|Disaster Rehabilitation and Reconstruction Policy (International Committee of the Red Cross , 1993, 11 p.)|
Where it is decided that a short term relief health and nutrition programme should be extended into say a longer-term primary health care or nutritional surveillance programme, it is essential that the necessary provision is made to follow this up properly and ensure the actions are sustainable in the medium term. This can involve strengthening local health structures, reconstruction of health posts, rehabilitation of water supplies and regular monitoring.
Health includes not only medical aspects but also questions of food, shelter, water, sanitation and hygiene, health services and housing, all of which are disrupted by disasters. Apart from the restoration and rehabilitation of facilities and services National Societies responsibilities will extend to long-term health problems caused by the disaster. National Societies can play a role in the re-establishment of basic health care services and infrastructure.
· Food supplies can be restored by supporting agricultural programmes, through food or cash-for-work, therapeutic and supplementary feeding programmes for those in need as well as public information and education programming.
· Water supplies can be improved by protecting existing sources of drinking water and establishing new ones, water purification programmes, and public information.
· Essential sanitation and hygiene needs should be met by the construction of latrines and waste disposal pits with campaigns on the subject including the handling of food and refuse and support for disease vector-control programmes.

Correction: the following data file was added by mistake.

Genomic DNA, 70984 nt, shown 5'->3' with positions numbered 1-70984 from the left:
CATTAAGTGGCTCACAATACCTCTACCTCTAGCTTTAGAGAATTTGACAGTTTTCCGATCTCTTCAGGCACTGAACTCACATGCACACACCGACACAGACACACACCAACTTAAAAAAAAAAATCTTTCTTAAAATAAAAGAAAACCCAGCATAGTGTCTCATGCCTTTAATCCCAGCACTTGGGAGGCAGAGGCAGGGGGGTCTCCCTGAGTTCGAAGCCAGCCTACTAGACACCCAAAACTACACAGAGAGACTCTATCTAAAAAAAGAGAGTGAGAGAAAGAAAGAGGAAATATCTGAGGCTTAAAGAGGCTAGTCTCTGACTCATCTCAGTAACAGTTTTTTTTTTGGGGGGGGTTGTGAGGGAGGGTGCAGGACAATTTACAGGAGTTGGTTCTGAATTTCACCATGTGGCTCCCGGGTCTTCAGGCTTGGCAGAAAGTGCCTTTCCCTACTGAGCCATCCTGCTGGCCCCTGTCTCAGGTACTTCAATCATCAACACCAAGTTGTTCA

· The restoration of normal health facilities including the reconstruction of facilities, the provision of drugs and equipment, the training of personnel, preventive programmes and epidemiological surveillance should be considered as potential National Society programmes.
· Disasters affect the physical and mental health of individuals and groups, leaving numbers of people physically disabled and psychologically traumatised, destitute, unaccompanied or expelled. National Societies can help by supporting specialised therapeutic programmes, assisting in long-term care and counselling or by providing education, vocational training and tracing services.
National Societies must act in their auxiliary role to the Government to help rehabilitate basic health structures and restore essential health services to those most in need; the most vulnerable. However, National Societies should resist governmental pressure to take on overall responsibility for areas of health service and provision which are beyond their capacity and resources. On the other hand, National Societies are often in a better position to experiment with promising innovations, which eventually find their way into policy, than state health services may be.
It is a precondition of competent health rehabilitation action that a health disaster preparedness programme is well established an that professional manpower and material resources are accessible.
National Societies have specific roles to play in health during rehabilitation. Stemming from their established capacities in various technical fields such as blood transfusion services, management of outpatient departments, geriatric care, primary health care etc..
National Societies should be aware of any necessary and pending policy changes in the health system in the country where rehabilitation is being planned. Where it does not contradict the fundamental Principles of the Movement, rehabilitation programmes should be in conformity with such policy changes.